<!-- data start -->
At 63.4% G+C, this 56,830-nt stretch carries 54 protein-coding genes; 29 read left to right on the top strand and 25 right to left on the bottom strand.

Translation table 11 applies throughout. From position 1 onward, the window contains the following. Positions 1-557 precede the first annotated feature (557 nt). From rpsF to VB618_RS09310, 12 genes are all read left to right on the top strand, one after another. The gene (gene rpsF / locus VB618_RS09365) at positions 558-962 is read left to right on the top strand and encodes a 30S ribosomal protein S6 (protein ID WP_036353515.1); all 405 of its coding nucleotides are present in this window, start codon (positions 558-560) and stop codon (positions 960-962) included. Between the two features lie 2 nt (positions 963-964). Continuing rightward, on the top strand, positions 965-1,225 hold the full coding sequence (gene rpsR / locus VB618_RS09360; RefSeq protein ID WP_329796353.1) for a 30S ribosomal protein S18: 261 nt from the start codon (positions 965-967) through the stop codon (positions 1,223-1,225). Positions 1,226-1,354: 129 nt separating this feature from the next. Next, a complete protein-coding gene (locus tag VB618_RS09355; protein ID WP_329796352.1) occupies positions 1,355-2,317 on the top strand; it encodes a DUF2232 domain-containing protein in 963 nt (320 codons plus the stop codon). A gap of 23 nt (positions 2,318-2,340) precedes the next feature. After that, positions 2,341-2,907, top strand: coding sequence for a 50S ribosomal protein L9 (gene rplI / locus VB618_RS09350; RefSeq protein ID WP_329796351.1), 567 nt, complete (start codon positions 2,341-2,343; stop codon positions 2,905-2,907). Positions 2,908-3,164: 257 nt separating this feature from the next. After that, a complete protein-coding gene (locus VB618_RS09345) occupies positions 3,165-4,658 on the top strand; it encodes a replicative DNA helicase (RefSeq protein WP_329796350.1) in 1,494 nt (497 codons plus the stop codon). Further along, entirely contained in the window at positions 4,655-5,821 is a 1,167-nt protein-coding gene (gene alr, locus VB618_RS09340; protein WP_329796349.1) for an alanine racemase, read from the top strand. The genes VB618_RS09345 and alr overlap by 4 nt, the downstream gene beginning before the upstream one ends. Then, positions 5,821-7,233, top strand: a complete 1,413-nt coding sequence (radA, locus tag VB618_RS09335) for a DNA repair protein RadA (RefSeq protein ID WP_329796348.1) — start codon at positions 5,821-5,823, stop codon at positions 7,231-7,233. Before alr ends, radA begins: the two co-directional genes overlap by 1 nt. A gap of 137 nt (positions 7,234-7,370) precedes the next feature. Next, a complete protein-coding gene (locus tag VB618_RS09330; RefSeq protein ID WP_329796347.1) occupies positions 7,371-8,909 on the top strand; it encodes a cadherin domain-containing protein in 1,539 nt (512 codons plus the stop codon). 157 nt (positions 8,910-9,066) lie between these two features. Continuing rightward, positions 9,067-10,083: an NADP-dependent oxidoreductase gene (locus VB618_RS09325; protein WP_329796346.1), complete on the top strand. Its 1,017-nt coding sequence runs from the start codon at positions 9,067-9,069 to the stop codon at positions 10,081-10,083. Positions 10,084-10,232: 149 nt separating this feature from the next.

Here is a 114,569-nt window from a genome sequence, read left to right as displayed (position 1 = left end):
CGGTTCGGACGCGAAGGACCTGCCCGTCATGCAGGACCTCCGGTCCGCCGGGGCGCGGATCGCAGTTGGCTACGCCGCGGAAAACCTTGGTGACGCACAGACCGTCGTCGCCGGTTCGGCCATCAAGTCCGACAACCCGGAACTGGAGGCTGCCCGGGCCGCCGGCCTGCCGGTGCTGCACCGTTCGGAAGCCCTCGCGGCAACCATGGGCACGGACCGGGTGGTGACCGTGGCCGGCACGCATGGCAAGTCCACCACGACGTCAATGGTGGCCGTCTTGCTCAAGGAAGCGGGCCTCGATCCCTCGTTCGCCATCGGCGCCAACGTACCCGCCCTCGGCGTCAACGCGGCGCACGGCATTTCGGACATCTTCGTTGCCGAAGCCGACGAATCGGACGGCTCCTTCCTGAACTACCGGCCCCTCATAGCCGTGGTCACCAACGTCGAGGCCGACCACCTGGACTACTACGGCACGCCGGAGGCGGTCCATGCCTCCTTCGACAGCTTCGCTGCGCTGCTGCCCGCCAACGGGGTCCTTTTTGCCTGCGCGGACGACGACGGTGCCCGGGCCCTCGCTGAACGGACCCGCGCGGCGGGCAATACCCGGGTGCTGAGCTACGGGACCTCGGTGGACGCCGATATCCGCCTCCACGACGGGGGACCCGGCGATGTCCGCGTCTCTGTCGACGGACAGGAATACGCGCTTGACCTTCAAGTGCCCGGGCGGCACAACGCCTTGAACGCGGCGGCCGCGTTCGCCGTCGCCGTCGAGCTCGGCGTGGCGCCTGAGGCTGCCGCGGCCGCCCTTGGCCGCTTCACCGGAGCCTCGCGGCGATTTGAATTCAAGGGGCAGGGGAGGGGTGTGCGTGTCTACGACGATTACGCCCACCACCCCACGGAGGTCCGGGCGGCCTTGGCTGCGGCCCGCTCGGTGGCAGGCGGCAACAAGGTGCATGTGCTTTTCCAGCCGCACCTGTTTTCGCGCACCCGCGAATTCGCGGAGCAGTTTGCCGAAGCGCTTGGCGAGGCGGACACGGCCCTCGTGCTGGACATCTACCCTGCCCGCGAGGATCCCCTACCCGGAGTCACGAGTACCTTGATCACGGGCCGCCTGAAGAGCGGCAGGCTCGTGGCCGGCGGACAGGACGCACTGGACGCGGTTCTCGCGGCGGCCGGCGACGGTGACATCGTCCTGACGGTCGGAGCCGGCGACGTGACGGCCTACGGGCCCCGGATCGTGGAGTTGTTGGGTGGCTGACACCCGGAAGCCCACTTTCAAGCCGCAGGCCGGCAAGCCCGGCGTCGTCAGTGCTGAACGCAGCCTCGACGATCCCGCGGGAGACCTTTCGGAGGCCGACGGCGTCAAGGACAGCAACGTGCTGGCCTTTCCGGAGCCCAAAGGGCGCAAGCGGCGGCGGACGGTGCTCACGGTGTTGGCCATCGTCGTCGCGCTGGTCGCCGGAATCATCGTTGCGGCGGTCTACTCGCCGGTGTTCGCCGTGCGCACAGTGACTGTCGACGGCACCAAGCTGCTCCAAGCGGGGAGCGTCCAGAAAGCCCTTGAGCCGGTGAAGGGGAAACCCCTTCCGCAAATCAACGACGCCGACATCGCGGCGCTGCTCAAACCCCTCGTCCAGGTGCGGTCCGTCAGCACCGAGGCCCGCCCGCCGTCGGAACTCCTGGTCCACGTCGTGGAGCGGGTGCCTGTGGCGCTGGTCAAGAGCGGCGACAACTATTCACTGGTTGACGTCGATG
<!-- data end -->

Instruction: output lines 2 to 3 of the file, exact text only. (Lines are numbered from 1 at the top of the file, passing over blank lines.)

Translation table 11 applies throughout. From position 1 onward, the window contains the following. Positions 1-557 precede the first annotated feature (557 nt). From rpsF to VB618_RS09310, 12 genes are all read left to right on the top strand, one after another. The gene (gene rpsF / locus VB618_RS09365) at positions 558-962 is read left to right on the top strand and encodes a 30S ribosomal protein S6 (protein ID WP_036353515.1); all 405 of its coding nucleotides are present in this window, start codon (positions 558-560) and stop codon (positions 960-962) included. Between the two features lie 2 nt (positions 963-964). Continuing rightward, on the top strand, positions 965-1,225 hold the full coding sequence (gene rpsR / locus VB618_RS09360; RefSeq protein ID WP_329796353.1) for a 30S ribosomal protein S18: 261 nt from the start codon (positions 965-967) through the stop codon (positions 1,223-1,225). Positions 1,226-1,354: 129 nt separating this feature from the next. Next, a complete protein-coding gene (locus tag VB618_RS09355; protein ID WP_329796352.1) occupies positions 1,355-2,317 on the top strand; it encodes a DUF2232 domain-containing protein in 963 nt (320 codons plus the stop codon). A gap of 23 nt (positions 2,318-2,340) precedes the next feature. After that, positions 2,341-2,907, top strand: coding sequence for a 50S ribosomal protein L9 (gene rplI / locus VB618_RS09350; RefSeq protein ID WP_329796351.1), 567 nt, complete (start codon positions 2,341-2,343; stop codon positions 2,905-2,907). Positions 2,908-3,164: 257 nt separating this feature from the next. After that, a complete protein-coding gene (locus VB618_RS09345) occupies positions 3,165-4,658 on the top strand; it encodes a replicative DNA helicase (RefSeq protein WP_329796350.1) in 1,494 nt (497 codons plus the stop codon). Further along, entirely contained in the window at positions 4,655-5,821 is a 1,167-nt protein-coding gene (gene alr, locus VB618_RS09340; protein WP_329796349.1) for an alanine racemase, read from the top strand. The genes VB618_RS09345 and alr overlap by 4 nt, the downstream gene beginning before the upstream one ends. Then, positions 5,821-7,233, top strand: a complete 1,413-nt coding sequence (radA, locus tag VB618_RS09335) for a DNA repair protein RadA (RefSeq protein ID WP_329796348.1) — start codon at positions 5,821-5,823, stop codon at positions 7,231-7,233. Before alr ends, radA begins: the two co-directional genes overlap by 1 nt. A gap of 137 nt (positions 7,234-7,370) precedes the next feature. Next, a complete protein-coding gene (locus tag VB618_RS09330; RefSeq protein ID WP_329796347.1) occupies positions 7,371-8,909 on the top strand; it encodes a cadherin domain-containing protein in 1,539 nt (512 codons plus the stop codon). 157 nt (positions 8,910-9,066) lie between these two features. Continuing rightward, positions 9,067-10,083: an NADP-dependent oxidoreductase gene (locus VB618_RS09325; protein WP_329796346.1), complete on the top strand. Its 1,017-nt coding sequence runs from the start codon at positions 9,067-9,069 to the stop codon at positions 10,081-10,083. Positions 10,084-10,232: 149 nt separating this feature from the next.

Here is a 114,569-nt window from a genome sequence, read left to right as displayed (position 1 = left end):